The 2017 fire swept through the property in three days, whereas in 2009, when the alien plant infestation was significantly higher, it burned for three weeks. Fynbos has to burn but at specific interval. Alien infestation means more frequent and much hotter fires, which compromise the fynbos seed-bank. After the 2017 fire, alien regrowth was negligible, according to Vergelegen farm manager, Les Naidoo, who has played a key role in the project over the years.

Vergelegen is amongst the largest private nature reserves in the country, according the managing director, Don Tooth, who has been at the forefront of the alien clearing project since its inception. Determined to preserve what had been created, Anglo American asked estate management to find a suitable vehicle to protect it in perpetuity.

“We engaged with Cape Nature,” Mr Tooth said, “and the project was audited, which identified 15 hectares of critically endangered Lourensford Alluvium Fynbos and 105 hectares of critically endangered Swartland Shale Renosterveld. The International Union for Conservation of Nature believes this vegetation faces an extremely high risk of extinction in the wild. CapeNature’s legal team is finalising the documentation that will allow this declaration to be registered against the estate’s title deeds in perpetuity. This means that everything we’ve done, all the work we have put in, it doesn’t matter who comes along, they are not going to be able to undo it.”

Mr Tooth added that this is the largest private alien clearing project in Southern Africa.

But the benefits are not restricted to the very necessary eradication of alien plants. The bird species count has gone from 80 in 1995, to 152. Insect life has increased dramatically, with a concomitant growth in the populations of natural predators, which has allowed the estate to reduce by 75% its use of insecticide sprays, Mr Tooth said. Wetlands, 80ha in extent, have regenerated as the water-hungry alien plants have been indefatigably uprooted, and streams are flowing where they were not known to exist.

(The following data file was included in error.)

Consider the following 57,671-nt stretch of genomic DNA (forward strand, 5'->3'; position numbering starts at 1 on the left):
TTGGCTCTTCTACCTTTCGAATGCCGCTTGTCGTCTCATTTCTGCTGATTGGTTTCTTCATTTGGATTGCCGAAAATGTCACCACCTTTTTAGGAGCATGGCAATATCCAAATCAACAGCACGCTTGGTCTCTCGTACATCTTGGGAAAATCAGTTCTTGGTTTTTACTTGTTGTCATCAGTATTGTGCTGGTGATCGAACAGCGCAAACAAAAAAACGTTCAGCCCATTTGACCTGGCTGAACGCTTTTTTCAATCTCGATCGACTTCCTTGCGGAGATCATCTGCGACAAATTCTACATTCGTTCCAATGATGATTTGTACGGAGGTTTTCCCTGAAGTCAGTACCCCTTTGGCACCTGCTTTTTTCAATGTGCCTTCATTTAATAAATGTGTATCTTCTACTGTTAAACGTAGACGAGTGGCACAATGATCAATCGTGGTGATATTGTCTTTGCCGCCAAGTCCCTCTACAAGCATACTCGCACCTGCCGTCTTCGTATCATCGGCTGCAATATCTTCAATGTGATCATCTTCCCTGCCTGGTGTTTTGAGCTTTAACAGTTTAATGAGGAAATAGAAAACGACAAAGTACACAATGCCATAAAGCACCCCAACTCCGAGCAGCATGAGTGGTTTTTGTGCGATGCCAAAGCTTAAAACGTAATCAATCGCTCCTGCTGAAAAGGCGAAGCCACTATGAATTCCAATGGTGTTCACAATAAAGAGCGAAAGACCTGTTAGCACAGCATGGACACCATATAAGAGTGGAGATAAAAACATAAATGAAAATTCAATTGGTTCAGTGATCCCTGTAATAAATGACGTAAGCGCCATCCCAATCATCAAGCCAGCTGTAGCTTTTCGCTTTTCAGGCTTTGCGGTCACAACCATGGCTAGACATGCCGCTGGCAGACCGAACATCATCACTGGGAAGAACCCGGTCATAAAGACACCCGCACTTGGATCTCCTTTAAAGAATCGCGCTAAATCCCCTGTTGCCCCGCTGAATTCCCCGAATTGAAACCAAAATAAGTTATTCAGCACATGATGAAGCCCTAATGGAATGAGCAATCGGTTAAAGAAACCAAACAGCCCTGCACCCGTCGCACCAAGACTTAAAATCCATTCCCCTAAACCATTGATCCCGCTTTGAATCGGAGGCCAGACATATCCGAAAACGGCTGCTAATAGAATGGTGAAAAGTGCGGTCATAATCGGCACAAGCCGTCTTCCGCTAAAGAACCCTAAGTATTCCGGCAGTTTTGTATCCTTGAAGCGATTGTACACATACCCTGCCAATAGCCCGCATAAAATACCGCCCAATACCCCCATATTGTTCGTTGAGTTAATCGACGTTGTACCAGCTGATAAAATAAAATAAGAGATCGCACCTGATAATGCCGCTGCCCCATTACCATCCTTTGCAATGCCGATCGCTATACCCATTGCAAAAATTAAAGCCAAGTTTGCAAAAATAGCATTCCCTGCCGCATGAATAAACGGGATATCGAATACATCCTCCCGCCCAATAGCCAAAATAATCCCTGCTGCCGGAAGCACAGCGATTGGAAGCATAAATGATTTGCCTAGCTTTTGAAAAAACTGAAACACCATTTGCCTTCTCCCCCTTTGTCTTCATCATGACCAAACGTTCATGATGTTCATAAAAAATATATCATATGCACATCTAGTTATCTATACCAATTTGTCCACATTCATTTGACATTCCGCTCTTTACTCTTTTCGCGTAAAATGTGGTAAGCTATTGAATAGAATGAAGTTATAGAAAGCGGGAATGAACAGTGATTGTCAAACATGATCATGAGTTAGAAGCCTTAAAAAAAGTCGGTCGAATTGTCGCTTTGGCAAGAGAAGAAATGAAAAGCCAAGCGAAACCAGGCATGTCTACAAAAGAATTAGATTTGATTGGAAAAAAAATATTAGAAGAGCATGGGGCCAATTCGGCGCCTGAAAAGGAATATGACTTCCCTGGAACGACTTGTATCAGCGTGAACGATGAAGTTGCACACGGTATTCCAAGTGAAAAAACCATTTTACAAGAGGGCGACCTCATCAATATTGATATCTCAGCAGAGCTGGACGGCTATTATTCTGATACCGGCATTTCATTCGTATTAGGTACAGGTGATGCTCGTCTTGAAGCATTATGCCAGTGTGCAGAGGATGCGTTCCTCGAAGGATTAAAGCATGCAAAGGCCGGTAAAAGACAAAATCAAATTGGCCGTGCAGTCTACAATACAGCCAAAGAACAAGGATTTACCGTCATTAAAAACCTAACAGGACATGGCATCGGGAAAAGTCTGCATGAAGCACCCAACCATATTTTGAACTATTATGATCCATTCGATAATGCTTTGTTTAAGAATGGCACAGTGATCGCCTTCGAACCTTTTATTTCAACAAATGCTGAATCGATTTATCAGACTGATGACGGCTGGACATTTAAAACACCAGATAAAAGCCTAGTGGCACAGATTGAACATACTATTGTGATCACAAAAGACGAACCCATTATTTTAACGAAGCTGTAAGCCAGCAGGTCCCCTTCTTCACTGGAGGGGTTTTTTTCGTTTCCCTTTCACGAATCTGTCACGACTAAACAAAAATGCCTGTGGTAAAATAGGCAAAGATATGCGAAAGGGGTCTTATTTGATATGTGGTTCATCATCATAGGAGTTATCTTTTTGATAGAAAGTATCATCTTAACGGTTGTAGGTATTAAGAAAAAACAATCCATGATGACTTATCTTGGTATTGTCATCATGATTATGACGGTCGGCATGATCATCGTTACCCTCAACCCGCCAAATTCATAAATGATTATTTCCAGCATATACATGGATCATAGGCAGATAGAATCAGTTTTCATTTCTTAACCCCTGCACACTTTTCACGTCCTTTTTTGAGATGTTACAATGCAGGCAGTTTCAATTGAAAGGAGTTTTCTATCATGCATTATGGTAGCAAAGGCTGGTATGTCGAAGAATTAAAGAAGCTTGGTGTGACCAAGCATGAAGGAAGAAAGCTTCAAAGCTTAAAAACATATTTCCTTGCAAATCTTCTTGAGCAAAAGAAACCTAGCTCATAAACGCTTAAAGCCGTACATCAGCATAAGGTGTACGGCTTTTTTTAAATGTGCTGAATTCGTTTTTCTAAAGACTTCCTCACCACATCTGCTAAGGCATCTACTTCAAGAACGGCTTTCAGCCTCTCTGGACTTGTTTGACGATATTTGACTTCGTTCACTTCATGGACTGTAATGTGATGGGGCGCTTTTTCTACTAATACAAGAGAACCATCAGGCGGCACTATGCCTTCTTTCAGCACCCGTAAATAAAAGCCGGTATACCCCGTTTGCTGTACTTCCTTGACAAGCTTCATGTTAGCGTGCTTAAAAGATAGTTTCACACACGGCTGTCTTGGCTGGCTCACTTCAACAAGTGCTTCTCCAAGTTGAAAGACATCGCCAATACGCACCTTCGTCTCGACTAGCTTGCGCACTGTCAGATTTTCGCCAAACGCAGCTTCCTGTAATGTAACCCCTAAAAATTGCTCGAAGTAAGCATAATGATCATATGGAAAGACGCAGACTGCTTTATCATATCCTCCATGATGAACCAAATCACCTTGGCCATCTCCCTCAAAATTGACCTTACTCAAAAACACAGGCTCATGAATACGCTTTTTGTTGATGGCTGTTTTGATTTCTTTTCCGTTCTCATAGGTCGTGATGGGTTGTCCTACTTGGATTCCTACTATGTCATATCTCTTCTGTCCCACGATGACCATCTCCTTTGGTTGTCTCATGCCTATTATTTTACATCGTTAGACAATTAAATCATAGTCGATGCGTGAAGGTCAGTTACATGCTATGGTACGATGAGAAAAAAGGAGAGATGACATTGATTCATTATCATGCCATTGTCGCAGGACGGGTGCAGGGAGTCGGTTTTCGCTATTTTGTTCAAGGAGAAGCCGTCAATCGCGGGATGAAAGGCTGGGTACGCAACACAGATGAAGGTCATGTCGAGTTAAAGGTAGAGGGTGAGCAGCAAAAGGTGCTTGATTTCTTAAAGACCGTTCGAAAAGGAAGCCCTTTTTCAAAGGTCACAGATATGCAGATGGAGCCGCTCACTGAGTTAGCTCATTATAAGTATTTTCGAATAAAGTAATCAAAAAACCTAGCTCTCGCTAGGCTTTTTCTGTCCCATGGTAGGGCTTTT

The natural diversity has also attracted scientists and students and Vergelegen has shared its knowledge and facilities through the establishment of an informal “Centre of Learning Excellence”. To date 22 formal qualifications have been obtained from work done during this project, 17 from local institutions and five from international universities.

Bolander spoke to Mr Bredell after the tree-felling ceremony. “This is a remarkable achievement, one from which we can learn a great deal. I do hope that this project is fully documented, so that it can become a best practice blueprint for other private landowners, and public landowners at all three levels of government,” he said.

“For me it’s a combination of joy and emotion. It’s a point I thought at one time we’d never get to,” Mr Tooth said, “and to see that last tree fall, was a surreal moment for me in every sense of the word. It is the culmination of a huge amount of effort. It’s not about me, not about Anglo, it’s about the many people who worked so very hard to make this project a success. And the fact that it is now going to be there for generations to come just makes it wow.”

Mr Naidoo had this to say when the last tree fell: “I’m glad to see that it is gone, I’m glad to see Vergelegen alien-free in terms of standing vegetation, and whatever is in the ground, believe me, we’re ready for it, and when it comes up, we will remove it, and we’ll make sure at some time in the future, that we eradicate all aliens on the property.”